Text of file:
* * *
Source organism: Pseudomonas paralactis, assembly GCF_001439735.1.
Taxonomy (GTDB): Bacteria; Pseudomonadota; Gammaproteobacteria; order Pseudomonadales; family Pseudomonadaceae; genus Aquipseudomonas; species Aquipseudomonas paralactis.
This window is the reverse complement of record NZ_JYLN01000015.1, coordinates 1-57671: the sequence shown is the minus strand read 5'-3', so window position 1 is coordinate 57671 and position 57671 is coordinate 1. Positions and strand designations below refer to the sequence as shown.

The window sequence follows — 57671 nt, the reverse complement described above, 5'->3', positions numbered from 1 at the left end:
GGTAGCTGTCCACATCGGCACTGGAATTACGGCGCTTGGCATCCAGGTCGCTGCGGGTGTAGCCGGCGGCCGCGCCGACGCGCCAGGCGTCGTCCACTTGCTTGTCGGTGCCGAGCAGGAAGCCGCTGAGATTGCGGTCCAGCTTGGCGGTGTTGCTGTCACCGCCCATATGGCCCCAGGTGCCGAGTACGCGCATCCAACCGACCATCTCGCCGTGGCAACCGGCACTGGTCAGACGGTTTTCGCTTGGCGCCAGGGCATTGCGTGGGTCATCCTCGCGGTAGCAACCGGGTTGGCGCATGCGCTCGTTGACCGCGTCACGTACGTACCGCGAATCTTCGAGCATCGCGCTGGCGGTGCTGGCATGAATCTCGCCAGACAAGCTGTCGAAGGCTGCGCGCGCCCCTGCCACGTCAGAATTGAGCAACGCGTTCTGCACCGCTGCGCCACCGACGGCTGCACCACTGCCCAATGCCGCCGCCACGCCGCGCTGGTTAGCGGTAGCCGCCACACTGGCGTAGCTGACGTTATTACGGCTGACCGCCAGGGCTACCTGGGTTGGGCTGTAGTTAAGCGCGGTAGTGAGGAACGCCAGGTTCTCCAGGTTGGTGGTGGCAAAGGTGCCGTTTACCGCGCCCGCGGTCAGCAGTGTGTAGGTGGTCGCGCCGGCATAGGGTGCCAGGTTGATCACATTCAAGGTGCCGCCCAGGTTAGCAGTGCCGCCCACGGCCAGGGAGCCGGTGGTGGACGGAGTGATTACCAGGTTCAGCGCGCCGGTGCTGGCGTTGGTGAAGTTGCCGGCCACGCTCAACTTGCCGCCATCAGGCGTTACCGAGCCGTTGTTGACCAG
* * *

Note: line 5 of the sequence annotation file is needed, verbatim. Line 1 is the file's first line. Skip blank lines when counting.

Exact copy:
GGTAGCTGTCCACATCGGCACTGGAATTACGGCGCTTGGCATCCAGGTCGCTGCGGGTGTAGCCGGCGGCCGCGCCGACGCGCCAGGCGTCGTCCACTTGCTTGTCGGTGCCGAGCAGGAAGCCGCTGAGATTGCGGTCCAGCTTGGCGGTGTTGCTGTCACCGCCCATATGGCCCCAGGTGCCGAGTACGCGCATCCAACCGACCATCTCGCCGTGGCAACCGGCACTGGTCAGACGGTTTTCGCTTGGCGCCAGGGCATTGCGTGGGTCATCCTCGCGGTAGCAACCGGGTTGGCGCATGCGCTCGTTGACCGCGTCACGTACGTACCGCGAATCTTCGAGCATCGCGCTGGCGGTGCTGGCATGAATCTCGCCAGACAAGCTGTCGAAGGCTGCGCGCGCCCCTGCCACGTCAGAATTGAGCAACGCGTTCTGCACCGCTGCGCCACCGACGGCTGCACCACTGCCCAATGCCGCCGCCACGCCGCGCTGGTTAGCGGTAGCCGCCACACTGGCGTAGCTGACGTTATTACGGCTGACCGCCAGGGCTACCTGGGTTGGGCTGTAGTTAAGCGCGGTAGTGAGGAACGCCAGGTTCTCCAGGTTGGTGGTGGCAAAGGTGCCGTTTACCGCGCCCGCGGTCAGCAGTGTGTAGGTGGTCGCGCCGGCATAGGGTGCCAGGTTGATCACATTCAAGGTGCCGCCCAGGTTAGCAGTGCCGCCCACGGCCAGGGAGCCGGTGGTGGACGGAGTGATTACCAGGTTCAGCGCGCCGGTGCTGGCGTTGGTGAAGTTGCCGGCCACGCTCAACTTGCCGCCATCAGGCGTTACCGAGCCGTTGTTGACCAG